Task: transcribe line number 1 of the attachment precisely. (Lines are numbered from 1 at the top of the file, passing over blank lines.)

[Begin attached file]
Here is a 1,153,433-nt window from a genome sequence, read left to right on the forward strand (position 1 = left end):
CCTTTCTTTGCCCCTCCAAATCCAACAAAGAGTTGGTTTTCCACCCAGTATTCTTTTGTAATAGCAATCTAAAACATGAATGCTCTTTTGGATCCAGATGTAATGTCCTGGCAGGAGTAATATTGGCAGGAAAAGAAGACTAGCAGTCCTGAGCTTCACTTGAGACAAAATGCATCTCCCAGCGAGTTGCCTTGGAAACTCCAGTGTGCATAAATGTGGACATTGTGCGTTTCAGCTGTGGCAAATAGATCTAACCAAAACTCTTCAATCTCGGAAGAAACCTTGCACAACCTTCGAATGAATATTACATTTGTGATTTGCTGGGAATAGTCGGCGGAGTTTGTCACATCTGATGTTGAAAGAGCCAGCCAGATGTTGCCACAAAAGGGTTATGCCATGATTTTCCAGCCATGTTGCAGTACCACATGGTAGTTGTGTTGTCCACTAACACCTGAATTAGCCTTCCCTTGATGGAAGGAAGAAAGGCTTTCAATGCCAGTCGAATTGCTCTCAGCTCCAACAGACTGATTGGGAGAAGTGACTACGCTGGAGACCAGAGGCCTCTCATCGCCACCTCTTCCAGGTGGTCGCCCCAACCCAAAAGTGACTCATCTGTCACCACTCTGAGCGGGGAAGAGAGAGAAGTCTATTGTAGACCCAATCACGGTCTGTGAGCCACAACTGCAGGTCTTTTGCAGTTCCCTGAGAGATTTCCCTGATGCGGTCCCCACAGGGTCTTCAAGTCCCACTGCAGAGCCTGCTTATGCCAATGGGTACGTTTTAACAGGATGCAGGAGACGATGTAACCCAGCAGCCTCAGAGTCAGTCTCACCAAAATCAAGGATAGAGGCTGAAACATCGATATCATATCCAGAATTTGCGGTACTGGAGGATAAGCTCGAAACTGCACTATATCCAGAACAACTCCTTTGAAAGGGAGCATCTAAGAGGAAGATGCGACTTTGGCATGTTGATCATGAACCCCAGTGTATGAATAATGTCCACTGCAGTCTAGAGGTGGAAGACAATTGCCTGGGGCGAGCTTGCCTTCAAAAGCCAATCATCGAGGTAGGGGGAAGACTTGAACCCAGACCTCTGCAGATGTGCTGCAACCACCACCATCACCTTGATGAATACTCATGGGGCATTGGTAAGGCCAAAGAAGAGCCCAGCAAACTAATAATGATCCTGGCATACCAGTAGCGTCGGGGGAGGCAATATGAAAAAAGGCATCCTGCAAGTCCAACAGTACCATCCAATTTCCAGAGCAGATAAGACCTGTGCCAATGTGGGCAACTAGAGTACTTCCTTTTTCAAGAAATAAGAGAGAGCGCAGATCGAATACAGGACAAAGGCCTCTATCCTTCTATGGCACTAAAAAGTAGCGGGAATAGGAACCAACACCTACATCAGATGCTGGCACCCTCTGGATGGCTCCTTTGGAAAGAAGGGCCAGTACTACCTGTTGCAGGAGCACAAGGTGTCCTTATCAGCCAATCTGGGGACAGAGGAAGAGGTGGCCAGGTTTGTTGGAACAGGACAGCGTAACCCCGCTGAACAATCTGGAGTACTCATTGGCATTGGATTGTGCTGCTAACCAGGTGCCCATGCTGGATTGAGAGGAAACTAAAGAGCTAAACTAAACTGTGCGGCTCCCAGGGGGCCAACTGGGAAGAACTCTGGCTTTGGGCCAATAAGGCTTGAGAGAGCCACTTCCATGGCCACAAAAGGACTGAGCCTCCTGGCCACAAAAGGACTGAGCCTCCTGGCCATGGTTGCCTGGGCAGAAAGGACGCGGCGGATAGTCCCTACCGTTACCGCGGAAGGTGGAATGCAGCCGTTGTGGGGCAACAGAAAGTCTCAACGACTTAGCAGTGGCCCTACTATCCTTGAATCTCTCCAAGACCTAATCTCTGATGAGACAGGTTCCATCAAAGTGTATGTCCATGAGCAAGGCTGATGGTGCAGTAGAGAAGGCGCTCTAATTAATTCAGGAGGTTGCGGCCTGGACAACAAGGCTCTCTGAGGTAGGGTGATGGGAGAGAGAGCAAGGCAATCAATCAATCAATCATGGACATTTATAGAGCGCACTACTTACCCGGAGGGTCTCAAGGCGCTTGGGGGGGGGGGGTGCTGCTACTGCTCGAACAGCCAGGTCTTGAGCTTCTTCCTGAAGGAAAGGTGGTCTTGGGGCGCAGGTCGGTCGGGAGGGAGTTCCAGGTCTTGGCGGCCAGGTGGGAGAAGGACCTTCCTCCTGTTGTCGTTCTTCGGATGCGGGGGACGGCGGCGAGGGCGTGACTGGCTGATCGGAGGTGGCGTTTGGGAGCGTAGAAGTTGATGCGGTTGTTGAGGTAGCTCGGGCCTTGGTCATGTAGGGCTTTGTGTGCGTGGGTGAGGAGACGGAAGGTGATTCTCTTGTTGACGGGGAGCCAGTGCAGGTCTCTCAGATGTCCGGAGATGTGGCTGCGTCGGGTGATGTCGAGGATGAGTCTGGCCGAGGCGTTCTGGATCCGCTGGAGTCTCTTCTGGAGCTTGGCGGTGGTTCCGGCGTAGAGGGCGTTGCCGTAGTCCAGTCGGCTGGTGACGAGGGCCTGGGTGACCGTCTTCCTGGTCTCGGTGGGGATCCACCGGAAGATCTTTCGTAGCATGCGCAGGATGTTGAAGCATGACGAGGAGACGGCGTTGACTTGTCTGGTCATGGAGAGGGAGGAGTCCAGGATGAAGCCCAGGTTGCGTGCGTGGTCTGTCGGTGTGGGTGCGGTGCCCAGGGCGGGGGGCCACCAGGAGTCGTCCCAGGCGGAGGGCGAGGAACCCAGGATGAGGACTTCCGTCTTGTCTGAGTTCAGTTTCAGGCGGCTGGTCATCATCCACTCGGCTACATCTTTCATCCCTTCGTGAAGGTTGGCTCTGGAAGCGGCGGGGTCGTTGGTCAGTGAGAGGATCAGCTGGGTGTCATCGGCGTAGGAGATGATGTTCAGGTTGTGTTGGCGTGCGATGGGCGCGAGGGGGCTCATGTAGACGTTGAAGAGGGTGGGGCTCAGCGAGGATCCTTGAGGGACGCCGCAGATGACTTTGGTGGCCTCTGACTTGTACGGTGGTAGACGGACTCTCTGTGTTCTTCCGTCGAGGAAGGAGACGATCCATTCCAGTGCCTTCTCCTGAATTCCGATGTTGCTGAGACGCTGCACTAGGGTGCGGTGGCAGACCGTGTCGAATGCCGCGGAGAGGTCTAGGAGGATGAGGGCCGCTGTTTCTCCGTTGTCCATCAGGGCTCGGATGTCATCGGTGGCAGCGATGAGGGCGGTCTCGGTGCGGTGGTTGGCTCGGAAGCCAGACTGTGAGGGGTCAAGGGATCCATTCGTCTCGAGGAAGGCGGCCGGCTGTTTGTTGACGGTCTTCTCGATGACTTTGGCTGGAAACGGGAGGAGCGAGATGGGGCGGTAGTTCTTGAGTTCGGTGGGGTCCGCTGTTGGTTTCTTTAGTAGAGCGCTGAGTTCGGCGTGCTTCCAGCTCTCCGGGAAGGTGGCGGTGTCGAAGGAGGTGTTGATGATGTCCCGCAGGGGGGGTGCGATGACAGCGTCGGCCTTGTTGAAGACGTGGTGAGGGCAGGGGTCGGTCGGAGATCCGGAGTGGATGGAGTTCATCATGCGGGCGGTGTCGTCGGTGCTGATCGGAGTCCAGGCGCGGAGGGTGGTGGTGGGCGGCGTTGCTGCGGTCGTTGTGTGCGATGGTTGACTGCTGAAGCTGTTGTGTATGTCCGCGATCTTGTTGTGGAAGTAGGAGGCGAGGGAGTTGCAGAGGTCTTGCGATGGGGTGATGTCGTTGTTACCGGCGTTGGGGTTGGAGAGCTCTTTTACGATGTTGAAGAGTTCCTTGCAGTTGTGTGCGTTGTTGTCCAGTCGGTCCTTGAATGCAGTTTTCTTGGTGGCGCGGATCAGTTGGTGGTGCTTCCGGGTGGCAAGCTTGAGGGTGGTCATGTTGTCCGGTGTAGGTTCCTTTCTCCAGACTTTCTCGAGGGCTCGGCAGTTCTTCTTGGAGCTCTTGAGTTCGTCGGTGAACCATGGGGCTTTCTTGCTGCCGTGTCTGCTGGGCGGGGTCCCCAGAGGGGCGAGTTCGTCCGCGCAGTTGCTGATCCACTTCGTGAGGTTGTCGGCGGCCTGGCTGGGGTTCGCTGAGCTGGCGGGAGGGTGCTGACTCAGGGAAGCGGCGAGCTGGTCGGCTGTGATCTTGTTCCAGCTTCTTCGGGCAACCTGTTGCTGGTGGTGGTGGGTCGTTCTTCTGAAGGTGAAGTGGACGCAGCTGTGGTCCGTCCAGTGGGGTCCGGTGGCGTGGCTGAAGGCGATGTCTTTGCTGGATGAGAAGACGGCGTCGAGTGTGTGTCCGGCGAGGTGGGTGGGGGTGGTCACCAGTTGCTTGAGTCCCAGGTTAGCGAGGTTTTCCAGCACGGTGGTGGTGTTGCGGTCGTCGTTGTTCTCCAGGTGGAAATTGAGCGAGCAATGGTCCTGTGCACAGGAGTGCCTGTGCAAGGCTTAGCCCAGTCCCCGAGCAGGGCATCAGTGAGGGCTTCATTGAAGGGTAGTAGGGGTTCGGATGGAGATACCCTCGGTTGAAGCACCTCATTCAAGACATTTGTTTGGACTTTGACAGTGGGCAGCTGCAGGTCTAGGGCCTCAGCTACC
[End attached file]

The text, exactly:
Here is a 1,153,433-nt window from a genome sequence, read left to right on the forward strand (position 1 = left end):